Last year the Air Force Appellate Government Division asked CAAF to prevent appellate defense counsel from reviewing such material, but CAAF rebuffed the request (discussed here and here). The JSC then proposed changing the R.C.M. to prevent such review (noted here). I submitted a public comment (discussed here) opposing the change. The change persists in this new round of proposals, and the JSC does not offer any rationale for it.

The House Armed Services Committee recently met to debate the National Defense Authorization Act for 2018. Congressman Steve Russell (R-OK) (a retired Lieutenant Colonel in the Army) had some harsh words for critics of the UCMJ. In the course of a debate over a proposal to make court-martial panel selection random (taking from commanders the responsibility to select the members), Congressman Russell said this:

And again, I go back, Mr. Chairman. Honestly, I didn’t know that I was such a knuckle-dragger, that I was so closed minded, that I was a rapist, that I was a murderer, that I was a sexual assaulter, that I were all of these things until I came to Congress and often heard from my colleagues how horrible I was when I was in uniform as a commander and how incapable I was in being able to do justice and make decisions. But now I’ve learned that maybe I just didn’t realize who I was. What I would suggest is that, once again, we do not break the Uniform Code of Military Justice. It is the glue that holds our discipline and good order together.

Here’s a clip (link if video does not show below):

And here is a link to his full remarks in context.

Our #1 Military Justice Story of 2016 was the Military Justice Act of 2016. The Act makes the most significant changes to the UCMJ since the Military Justice Act of 1983. The changes won’t take effect until President Trump establishes an effective date that need only be no later than January 1, 2019.

Today a reader forwarded me the proposed revision to the MCM. The DoD will soon publish this proposal on the internet (pursuant to this approval dated Monday). The proposal includes the following three documents (each item is a link to the document hosted on CAAFlog):

A draft Executive Order indicating an effective date for the MJA of January 1, 2019.

Annex 1 to the draft Executive Order, making changes effective immediately once the Order is signed (at a glance, these change appear to be the JSC proposed changes for 2017 discussed in this post, about which I submitted a public comment discussed in this post).

Annex 2 to the draft Executive Order, making changes incorporating the MJA. Annex 2 is 619 pages and reproduces Parts I-V of the MCM in their entirety. It also includes an Appendix 2.1 (PDF page 605) containing non-binding disposition guidance for charges, and an Appendix 12A (PDF page 611) listing Presidentially-prescribed lesser included offenses.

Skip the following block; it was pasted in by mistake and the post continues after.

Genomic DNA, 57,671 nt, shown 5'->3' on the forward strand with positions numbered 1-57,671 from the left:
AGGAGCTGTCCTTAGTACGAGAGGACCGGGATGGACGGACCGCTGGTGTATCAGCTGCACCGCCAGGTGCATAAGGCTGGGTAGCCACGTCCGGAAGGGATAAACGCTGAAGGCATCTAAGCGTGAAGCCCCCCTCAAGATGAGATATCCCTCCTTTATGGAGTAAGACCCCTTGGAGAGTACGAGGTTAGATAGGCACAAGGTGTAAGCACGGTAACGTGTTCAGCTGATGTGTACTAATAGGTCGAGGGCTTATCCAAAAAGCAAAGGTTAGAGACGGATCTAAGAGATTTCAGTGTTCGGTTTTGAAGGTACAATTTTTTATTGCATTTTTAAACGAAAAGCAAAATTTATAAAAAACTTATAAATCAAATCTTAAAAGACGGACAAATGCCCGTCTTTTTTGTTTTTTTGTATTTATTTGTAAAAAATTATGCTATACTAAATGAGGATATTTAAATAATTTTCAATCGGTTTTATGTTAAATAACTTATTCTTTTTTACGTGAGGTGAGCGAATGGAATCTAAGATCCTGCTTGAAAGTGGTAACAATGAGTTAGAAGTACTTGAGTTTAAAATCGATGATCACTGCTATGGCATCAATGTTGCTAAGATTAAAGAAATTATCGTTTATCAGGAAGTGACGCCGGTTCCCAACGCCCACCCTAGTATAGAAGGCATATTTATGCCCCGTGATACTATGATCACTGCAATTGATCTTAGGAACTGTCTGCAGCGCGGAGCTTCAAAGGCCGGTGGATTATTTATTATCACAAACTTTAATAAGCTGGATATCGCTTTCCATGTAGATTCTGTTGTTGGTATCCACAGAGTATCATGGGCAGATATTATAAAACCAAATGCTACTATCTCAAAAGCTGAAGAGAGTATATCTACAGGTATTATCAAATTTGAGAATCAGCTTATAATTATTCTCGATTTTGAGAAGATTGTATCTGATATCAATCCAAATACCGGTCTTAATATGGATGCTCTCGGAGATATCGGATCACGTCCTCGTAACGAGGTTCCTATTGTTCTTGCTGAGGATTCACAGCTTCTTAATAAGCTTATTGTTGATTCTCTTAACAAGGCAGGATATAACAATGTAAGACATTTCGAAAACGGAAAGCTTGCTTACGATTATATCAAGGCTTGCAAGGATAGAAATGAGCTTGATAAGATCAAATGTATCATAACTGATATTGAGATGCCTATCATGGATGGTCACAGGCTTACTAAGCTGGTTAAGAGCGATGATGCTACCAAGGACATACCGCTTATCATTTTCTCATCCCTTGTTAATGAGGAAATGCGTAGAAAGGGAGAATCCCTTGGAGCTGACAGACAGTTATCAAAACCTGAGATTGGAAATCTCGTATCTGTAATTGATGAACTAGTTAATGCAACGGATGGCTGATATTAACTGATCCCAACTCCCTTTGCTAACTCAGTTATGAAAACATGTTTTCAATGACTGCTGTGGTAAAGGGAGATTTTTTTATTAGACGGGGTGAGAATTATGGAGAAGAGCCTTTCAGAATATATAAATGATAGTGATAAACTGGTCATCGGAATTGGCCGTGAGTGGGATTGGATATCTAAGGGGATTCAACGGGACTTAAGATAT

This story in The Hill alerted me to the “Protecting the Rights of IndiViduals Against Technological Exploitation Act” (PRIVATE Act), H.R.2052, which passed the House with no nay votes on May 24, 2017, and has been referred to the Senate Armed Services Committee. A separate (but identical) bill was also introduced in the Senate (S.1296).

The bill proposes a new Article 117a of the UCMJ to prohibit the “wrongful broadcast or distribution of intimate visual images.” The text of the proposed article – which seems to avoid the problems I identified in the new Article 1168, U.S. Navy Regulations – is after the jump.

Read more »

Our #1 Military Justice Story of 2016 is the Military Justice Act of 2016, passed as Division E of the National Defense Authorization Act for Fiscal Year 2017 and signed into law by President Obama on December 23, 2016.

A bookmarked PDF of the MJA is available here.

The Act was the product of the Military Justice Review Group, an internal DoD working group created by the Secretary of Defense to conduct a comprehensive review of the UCMJ. As an internal group the MJRG’s meetings and deliberations were closed to the public, and there was little subsequent public debate about the group’s 1,302 page report and legislative proposal. The House and Senate adopted the MJRG’s legislative proposal in differing degrees, and the final legislation was worked out in conference committee. It’s not everything the DoD wanted, but it’s pretty close, and it’s the most significant changes to the UCMJ since the Military Justice Act of 1983.

The changes won’t take effect until the President establishes an effective date that need only be sometime before January 1, 2019 (1st day of the 1st month two years after enactment). Yet while Congress gave the President up to two years to make the Act effective, it only allowed one year for revision of the Manual for Courts-Martial (perhaps in recognition of the fact that the White House has been painfully slow to act on draft executive orders forwarded by the Joint Service Committee).